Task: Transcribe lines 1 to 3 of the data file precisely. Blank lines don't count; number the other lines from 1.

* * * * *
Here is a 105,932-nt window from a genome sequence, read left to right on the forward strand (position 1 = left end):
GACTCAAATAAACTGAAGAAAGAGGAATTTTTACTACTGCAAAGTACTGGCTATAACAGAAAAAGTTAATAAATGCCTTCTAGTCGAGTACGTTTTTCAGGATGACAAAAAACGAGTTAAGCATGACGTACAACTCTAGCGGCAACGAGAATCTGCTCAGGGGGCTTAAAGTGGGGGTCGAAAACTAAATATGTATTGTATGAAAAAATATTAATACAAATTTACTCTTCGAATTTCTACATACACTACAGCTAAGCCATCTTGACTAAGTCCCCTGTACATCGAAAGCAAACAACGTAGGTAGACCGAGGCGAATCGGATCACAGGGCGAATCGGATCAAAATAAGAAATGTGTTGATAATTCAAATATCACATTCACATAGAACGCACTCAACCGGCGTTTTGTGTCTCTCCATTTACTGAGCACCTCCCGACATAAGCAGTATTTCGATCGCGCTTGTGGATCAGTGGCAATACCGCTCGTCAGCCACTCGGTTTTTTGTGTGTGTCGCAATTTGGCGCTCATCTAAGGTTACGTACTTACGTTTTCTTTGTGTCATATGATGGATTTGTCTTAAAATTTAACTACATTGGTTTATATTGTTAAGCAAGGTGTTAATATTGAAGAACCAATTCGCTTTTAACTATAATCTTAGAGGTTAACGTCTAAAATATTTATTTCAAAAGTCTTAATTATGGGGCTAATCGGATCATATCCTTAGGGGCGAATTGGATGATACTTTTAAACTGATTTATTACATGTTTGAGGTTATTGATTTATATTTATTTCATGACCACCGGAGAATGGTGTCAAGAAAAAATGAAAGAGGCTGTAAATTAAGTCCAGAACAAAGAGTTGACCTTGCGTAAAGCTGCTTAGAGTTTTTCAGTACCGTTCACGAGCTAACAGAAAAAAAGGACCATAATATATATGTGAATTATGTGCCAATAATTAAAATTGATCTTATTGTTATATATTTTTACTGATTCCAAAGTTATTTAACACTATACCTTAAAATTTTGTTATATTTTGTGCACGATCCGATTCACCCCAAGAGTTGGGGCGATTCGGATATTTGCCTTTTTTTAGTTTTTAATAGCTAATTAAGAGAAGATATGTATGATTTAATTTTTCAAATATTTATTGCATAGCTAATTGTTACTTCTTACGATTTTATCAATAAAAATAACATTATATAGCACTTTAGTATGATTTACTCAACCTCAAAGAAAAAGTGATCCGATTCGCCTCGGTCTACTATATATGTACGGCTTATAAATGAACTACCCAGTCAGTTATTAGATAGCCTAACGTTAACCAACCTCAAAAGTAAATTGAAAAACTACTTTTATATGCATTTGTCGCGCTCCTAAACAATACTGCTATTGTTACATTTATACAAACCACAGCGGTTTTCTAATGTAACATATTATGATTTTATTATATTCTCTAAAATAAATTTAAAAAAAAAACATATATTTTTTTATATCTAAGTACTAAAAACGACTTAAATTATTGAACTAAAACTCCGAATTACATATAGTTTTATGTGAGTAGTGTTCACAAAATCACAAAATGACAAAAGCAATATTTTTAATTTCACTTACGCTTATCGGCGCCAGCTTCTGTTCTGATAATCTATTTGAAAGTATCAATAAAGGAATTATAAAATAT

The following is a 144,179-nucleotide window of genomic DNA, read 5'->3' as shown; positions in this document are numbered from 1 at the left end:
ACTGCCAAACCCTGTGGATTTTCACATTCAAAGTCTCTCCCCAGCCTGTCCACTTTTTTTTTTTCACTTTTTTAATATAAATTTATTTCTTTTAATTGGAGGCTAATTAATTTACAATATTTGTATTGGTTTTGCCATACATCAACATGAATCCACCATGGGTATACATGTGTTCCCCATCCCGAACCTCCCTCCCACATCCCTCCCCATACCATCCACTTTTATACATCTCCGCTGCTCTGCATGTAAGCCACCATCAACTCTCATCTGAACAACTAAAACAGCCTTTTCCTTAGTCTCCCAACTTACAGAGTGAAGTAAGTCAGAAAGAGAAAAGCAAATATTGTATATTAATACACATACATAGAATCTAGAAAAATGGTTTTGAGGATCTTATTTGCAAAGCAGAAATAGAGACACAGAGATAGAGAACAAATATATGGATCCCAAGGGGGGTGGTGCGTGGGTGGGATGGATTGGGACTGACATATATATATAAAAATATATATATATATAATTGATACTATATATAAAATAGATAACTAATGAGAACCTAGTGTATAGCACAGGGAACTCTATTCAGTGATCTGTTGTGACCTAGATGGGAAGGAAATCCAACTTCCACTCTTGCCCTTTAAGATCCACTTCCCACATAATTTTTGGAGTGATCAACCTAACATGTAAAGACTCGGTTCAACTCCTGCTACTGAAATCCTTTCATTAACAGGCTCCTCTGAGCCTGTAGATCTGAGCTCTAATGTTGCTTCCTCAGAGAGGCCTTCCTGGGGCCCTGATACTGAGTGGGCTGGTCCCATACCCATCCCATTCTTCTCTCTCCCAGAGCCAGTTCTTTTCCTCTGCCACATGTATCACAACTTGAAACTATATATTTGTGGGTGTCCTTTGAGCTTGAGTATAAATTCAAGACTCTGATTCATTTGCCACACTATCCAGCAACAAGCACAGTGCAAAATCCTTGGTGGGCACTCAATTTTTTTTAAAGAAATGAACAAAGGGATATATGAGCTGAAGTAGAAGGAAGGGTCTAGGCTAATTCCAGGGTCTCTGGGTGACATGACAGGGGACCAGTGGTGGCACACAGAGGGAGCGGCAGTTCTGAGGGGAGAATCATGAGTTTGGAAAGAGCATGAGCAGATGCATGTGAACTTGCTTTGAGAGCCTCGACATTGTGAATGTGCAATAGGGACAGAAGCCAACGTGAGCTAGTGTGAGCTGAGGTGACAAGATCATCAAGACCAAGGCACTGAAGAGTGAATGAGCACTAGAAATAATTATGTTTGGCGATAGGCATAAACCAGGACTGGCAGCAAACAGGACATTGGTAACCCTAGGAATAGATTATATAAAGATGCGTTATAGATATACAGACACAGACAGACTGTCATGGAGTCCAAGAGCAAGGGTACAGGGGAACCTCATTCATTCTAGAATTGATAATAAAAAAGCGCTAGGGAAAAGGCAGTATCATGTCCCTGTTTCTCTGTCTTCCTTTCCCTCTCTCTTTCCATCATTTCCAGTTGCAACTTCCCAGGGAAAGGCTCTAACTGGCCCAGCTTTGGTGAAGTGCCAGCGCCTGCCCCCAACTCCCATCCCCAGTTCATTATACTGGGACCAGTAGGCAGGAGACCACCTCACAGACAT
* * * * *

Here is a 105,932-nt window from a genome sequence, read left to right on the forward strand (position 1 = left end):
GACTCAAATAAACTGAAGAAAGAGGAATTTTTACTACTGCAAAGTACTGGCTATAACAGAAAAAGTTAATAAATGCCTTCTAGTCGAGTACGTTTTTCAGGATGACAAAAAACGAGTTAAGCATGACGTACAACTCTAGCGGCAACGAGAATCTGCTCAGGGGGCTTAAAGTGGGGGTCGAAAACTAAATATGTATTGTATGAAAAAATATTAATACAAATTTACTCTTCGAATTTCTACATACACTACAGCTAAGCCATCTTGACTAAGTCCCCTGTACATCGAAAGCAAACAACGTAGGTAGACCGAGGCGAATCGGATCACAGGGCGAATCGGATCAAAATAAGAAATGTGTTGATAATTCAAATATCACATTCACATAGAACGCACTCAACCGGCGTTTTGTGTCTCTCCATTTACTGAGCACCTCCCGACATAAGCAGTATTTCGATCGCGCTTGTGGATCAGTGGCAATACCGCTCGTCAGCCACTCGGTTTTTTGTGTGTGTCGCAATTTGGCGCTCATCTAAGGTTACGTACTTACGTTTTCTTTGTGTCATATGATGGATTTGTCTTAAAATTTAACTACATTGGTTTATATTGTTAAGCAAGGTGTTAATATTGAAGAACCAATTCGCTTTTAACTATAATCTTAGAGGTTAACGTCTAAAATATTTATTTCAAAAGTCTTAATTATGGGGCTAATCGGATCATATCCTTAGGGGCGAATTGGATGATACTTTTAAACTGATTTATTACATGTTTGAGGTTATTGATTTATATTTATTTCATGACCACCGGAGAATGGTGTCAAGAAAAAATGAAAGAGGCTGTAAATTAAGTCCAGAACAAAGAGTTGACCTTGCGTAAAGCTGCTTAGAGTTTTTCAGTACCGTTCACGAGCTAACAGAAAAAAAGGACCATAATATATATGTGAATTATGTGCCAATAATTAAAATTGATCTTATTGTTATATATTTTTACTGATTCCAAAGTTATTTAACACTATACCTTAAAATTTTGTTATATTTTGTGCACGATCCGATTCACCCCAAGAGTTGGGGCGATTCGGATATTTGCCTTTTTTTAGTTTTTAATAGCTAATTAAGAGAAGATATGTATGATTTAATTTTTCAAATATTTATTGCATAGCTAATTGTTACTTCTTACGATTTTATCAATAAAAATAACATTATATAGCACTTTAGTATGATTTACTCAACCTCAAAGAAAAAGTGATCCGATTCGCCTCGGTCTACTATATATGTACGGCTTATAAATGAACTACCCAGTCAGTTATTAGATAGCCTAACGTTAACCAACCTCAAAAGTAAATTGAAAAACTACTTTTATATGCATTTGTCGCGCTCCTAAACAATACTGCTATTGTTACATTTATACAAACCACAGCGGTTTTCTAATGTAACATATTATGATTTTATTATATTCTCTAAAATAAATTTAAAAAAAAAACATATATTTTTTTATATCTAAGTACTAAAAACGACTTAAATTATTGAACTAAAACTCCGAATTACATATAGTTTTATGTGAGTAGTGTTCACAAAATCACAAAATGACAAAAGCAATATTTTTAATTTCACTTACGCTTATCGGCGCCAGCTTCTGTTCTGATAATCTATTTGAAAGTATCAATAAAGGAATTATAAAATAT

The following is a 144,179-nucleotide window of genomic DNA, read 5'->3' as shown; positions in this document are numbered from 1 at the left end: